The game we love is based on the highest production on a yearly basis, which causes fantasy owners to become as fickle as kids with new toys. We all want that new hot addition that we will love forever – well, for about a month. Owners work diligently to acquire players from the wire, who will put their teams in position to best their competition by the seasons end. Aside from the hot prospect for whom the whole league puts up 15-20%, and sometimes over half of their FAAB for the year, the players you pluck from the wire are usually obtained using a very minimal amount in hopes of producing at a very high level. The source of the surprise production comes from injury to other players, hot streaks, and in the case of Mr. Nate Mclouth, previous years of fantasy garbage (pronounced gar-bage).
Since 2009, the luster and expectations have certainly worn off the now 31-year-old outfielder. His projected stats were not appetizing for the year, as well barely foreseeing 330+ at bats (which he currently is a little over 110 away from), under 50 runs, 30 RBIs, and at the very best 10-12 steals. Owners should be elated at the production he has given up to this point. A great third of the season investment definitely paid off in a big way for a low price. He has doubled his projected steals and scored 40 runs, all with a slash line of .285(avg)/369(obp)/407(slg). The 13 RBIs certainly leaves a lot to be desired, but you can’t get nit-picky when overall he is currently 32 on the ESPN player rater for the year. Not bad for a guy with an average draft position close to 300.
Whether you took a late round shot or attained Mclouth via waiver wire he has certainly surpassed any notion you might have had. Currently on pace for close to 60 steals with already 5 in June, batting 30 points over his career average, and in line to score over 100 runs for only the second time in his career, it looks like a great year for the 749th pick of the 2000 draft. The question is, can this pace sustain into a complete year? The highest amount of games he has played in one year was in 2008 with 152. I do believe in a few players having rare performance seasons every year, and this very well might be one, but I just do not see it.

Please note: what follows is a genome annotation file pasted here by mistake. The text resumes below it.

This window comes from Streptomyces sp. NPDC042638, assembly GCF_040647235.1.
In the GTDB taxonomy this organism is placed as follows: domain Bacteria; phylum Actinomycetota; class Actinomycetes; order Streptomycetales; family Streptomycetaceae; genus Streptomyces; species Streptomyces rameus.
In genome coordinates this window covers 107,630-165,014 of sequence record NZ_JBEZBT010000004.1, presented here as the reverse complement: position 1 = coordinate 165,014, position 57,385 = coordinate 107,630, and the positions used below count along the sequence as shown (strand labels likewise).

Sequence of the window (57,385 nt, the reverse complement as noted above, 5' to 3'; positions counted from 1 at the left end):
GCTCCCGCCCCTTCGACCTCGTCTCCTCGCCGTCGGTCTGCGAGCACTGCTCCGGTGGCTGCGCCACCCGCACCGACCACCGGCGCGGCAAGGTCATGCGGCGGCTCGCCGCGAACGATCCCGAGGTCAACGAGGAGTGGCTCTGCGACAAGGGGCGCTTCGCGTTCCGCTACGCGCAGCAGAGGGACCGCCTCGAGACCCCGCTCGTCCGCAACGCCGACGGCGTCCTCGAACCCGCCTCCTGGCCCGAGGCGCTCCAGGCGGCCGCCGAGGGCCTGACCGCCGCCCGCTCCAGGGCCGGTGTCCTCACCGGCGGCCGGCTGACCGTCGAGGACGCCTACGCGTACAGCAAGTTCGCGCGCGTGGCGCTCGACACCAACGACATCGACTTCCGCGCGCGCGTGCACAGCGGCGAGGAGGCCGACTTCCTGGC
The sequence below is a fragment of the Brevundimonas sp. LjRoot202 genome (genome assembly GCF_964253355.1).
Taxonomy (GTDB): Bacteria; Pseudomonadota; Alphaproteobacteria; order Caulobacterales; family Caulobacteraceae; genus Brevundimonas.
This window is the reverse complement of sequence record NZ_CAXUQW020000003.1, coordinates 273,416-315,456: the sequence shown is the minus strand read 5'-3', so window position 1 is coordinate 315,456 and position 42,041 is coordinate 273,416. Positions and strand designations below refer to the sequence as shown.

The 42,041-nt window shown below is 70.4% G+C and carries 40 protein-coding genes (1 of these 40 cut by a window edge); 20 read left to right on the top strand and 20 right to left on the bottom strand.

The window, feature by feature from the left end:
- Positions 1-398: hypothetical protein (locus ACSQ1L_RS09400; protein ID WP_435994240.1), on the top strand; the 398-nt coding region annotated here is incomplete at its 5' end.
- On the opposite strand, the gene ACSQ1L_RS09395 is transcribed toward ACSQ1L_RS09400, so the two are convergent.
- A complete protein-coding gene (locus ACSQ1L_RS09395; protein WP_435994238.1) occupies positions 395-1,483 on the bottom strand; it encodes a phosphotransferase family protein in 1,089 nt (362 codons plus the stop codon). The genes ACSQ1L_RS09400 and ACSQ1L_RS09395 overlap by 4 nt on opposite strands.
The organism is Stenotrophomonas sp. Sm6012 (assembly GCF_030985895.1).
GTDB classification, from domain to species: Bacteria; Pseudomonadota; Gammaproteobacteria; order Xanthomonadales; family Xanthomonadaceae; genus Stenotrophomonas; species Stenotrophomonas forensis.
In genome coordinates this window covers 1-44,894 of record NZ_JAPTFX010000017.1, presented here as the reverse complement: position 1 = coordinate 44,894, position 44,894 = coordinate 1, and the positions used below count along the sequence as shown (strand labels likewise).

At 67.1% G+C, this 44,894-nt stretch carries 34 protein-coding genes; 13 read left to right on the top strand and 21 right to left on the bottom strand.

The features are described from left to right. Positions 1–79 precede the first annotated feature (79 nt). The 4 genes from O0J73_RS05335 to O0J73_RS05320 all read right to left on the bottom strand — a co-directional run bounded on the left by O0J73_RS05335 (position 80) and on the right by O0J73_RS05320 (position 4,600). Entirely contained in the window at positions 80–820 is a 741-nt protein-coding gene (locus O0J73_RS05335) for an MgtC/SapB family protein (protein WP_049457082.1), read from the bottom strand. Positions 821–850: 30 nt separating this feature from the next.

I think the time to sell is now before the wheels come off. You incurred a great start from a low investment or late round pick and you should feel fortunate, though, his value is at the highest you could possibly ask for. At this point in the season, getting someone that could be a lock for the top 50 in production looks like the safer move to make. Banking on Mclouth to finish within the top 50 due to his history is a gamble for a stronger man than I. Surely the 22 bags have provided a pleasant surprise in the stolen base department, to where you can trade for some RBIs or HRs, without falling too far back in that category if you get back any steals in return as well.
Baltimore’s hot start has a lot to do with Mclouth’s, and their yearly decline could very well cause him to come back to reality (for lack of a cheesy cliché). Recently it has been almost clockwork that the O’s have a tale of two halves in the season. One is filled with wins, dominance, and hope; the other filled with limited runs, robust ERAs, and questions in the bullpen. Fourth in runs and third in RBI is certainly something helpful to be surrounded by, but it’s just hard to see that lasting.
Getting a period of great counting stats and knowing when to make the move before the sweet turns sour is always going to be beneficial to success. Holding on to a player for too long is kind of like hot potato; you don’t want to be the person holding it when the music stops!
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Categories: Fantasy Baseball